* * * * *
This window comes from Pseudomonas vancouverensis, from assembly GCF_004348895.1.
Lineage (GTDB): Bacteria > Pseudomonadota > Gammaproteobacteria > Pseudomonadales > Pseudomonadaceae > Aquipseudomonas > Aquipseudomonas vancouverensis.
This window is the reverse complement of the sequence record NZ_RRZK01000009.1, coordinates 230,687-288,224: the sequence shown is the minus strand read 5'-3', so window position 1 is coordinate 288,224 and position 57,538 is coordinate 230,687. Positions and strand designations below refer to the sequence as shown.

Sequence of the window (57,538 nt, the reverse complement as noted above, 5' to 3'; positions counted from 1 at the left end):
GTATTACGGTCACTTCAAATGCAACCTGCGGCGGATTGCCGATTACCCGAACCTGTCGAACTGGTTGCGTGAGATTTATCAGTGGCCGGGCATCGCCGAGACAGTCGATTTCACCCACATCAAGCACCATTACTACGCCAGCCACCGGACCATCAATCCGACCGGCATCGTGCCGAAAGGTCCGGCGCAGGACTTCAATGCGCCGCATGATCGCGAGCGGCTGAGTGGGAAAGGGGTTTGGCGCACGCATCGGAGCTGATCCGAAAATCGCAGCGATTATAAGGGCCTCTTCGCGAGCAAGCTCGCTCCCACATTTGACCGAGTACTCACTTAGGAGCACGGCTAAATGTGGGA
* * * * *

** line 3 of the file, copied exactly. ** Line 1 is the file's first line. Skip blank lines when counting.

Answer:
This window is the reverse complement of the sequence record NZ_RRZK01000009.1, coordinates 230,687-288,224: the sequence shown is the minus strand read 5'-3', so window position 1 is coordinate 288,224 and position 57,538 is coordinate 230,687. Positions and strand designations below refer to the sequence as shown.